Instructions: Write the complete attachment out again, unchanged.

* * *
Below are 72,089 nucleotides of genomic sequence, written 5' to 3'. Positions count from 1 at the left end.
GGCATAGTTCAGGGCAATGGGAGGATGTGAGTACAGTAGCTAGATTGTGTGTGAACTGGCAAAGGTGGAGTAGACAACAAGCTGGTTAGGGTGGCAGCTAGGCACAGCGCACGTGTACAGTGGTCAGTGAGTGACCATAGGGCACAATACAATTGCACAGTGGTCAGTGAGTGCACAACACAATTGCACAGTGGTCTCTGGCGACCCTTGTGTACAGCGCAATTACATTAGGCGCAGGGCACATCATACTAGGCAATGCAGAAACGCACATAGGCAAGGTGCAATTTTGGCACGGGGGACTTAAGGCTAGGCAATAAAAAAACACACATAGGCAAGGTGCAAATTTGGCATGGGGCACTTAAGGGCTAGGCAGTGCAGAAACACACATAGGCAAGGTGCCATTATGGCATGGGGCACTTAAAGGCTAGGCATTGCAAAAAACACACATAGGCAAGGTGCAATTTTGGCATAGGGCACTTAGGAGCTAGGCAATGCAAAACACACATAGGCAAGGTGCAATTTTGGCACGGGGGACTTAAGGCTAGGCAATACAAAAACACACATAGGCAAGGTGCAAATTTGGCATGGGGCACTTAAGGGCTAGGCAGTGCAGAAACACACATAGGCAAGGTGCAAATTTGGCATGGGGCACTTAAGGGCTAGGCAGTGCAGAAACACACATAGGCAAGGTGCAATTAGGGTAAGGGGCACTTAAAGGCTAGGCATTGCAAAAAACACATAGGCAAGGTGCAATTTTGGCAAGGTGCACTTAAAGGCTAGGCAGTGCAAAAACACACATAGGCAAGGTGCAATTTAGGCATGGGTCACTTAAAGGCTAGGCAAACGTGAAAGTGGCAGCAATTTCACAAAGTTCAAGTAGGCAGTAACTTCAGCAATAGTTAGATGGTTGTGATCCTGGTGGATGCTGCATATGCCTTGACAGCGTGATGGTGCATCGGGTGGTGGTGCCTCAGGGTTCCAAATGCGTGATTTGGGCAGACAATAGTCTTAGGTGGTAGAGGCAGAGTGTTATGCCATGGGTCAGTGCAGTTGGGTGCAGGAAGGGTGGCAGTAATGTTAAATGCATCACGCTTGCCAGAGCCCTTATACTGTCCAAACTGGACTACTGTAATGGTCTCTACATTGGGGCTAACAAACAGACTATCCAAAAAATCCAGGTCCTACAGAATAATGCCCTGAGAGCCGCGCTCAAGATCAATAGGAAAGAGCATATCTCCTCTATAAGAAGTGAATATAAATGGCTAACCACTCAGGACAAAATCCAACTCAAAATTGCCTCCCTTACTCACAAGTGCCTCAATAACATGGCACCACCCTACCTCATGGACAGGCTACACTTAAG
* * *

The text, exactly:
Below are 72,089 nucleotides of genomic sequence, written 5' to 3'. Positions count from 1 at the left end.
GGCATAGTTCAGGGCAATGGGAGGATGTGAGTACAGTAGCTAGATTGTGTGTGAACTGGCAAAGGTGGAGTAGACAACAAGCTGGTTAGGGTGGCAGCTAGGCACAGCGCACGTGTACAGTGGTCAGTGAGTGACCATAGGGCACAATACAATTGCACAGTGGTCAGTGAGTGCACAACACAATTGCACAGTGGTCTCTGGCGACCCTTGTGTACAGCGCAATTACATTAGGCGCAGGGCACATCATACTAGGCAATGCAGAAACGCACATAGGCAAGGTGCAATTTTGGCACGGGGGACTTAAGGCTAGGCAATAAAAAAACACACATAGGCAAGGTGCAAATTTGGCATGGGGCACTTAAGGGCTAGGCAGTGCAGAAACACACATAGGCAAGGTGCCATTATGGCATGGGGCACTTAAAGGCTAGGCATTGCAAAAAACACACATAGGCAAGGTGCAATTTTGGCATAGGGCACTTAGGAGCTAGGCAATGCAAAACACACATAGGCAAGGTGCAATTTTGGCACGGGGGACTTAAGGCTAGGCAATACAAAAACACACATAGGCAAGGTGCAAATTTGGCATGGGGCACTTAAGGGCTAGGCAGTGCAGAAACACACATAGGCAAGGTGCAAATTTGGCATGGGGCACTTAAGGGCTAGGCAGTGCAGAAACACACATAGGCAAGGTGCAATTAGGGTAAGGGGCACTTAAAGGCTAGGCATTGCAAAAAACACATAGGCAAGGTGCAATTTTGGCAAGGTGCACTTAAAGGCTAGGCAGTGCAAAAACACACATAGGCAAGGTGCAATTTAGGCATGGGTCACTTAAAGGCTAGGCAAACGTGAAAGTGGCAGCAATTTCACAAAGTTCAAGTAGGCAGTAACTTCAGCAATAGTTAGATGGTTGTGATCCTGGTGGATGCTGCATATGCCTTGACAGCGTGATGGTGCATCGGGTGGTGGTGCCTCAGGGTTCCAAATGCGTGATTTGGGCAGACAATAGTCTTAGGTGGTAGAGGCAGAGTGTTATGCCATGGGTCAGTGCAGTTGGGTGCAGGAAGGGTGGCAGTAATGTTAAATGCATCACGCTTGCCAGAGCCCTTATACTGTCCAAACTGGACTACTGTAATGGTCTCTACATTGGGGCTAACAAACAGACTATCCAAAAAATCCAGGTCCTACAGAATAATGCCCTGAGAGCCGCGCTCAAGATCAATAGGAAAGAGCATATCTCCTCTATAAGAAGTGAATATAAATGGCTAACCACTCAGGACAAAATCCAACTCAAAATTGCCTCCCTTACTCACAAGTGCCTCAATAACATGGCACCACCCTACCTCATGGACAGGCTACACTTAAG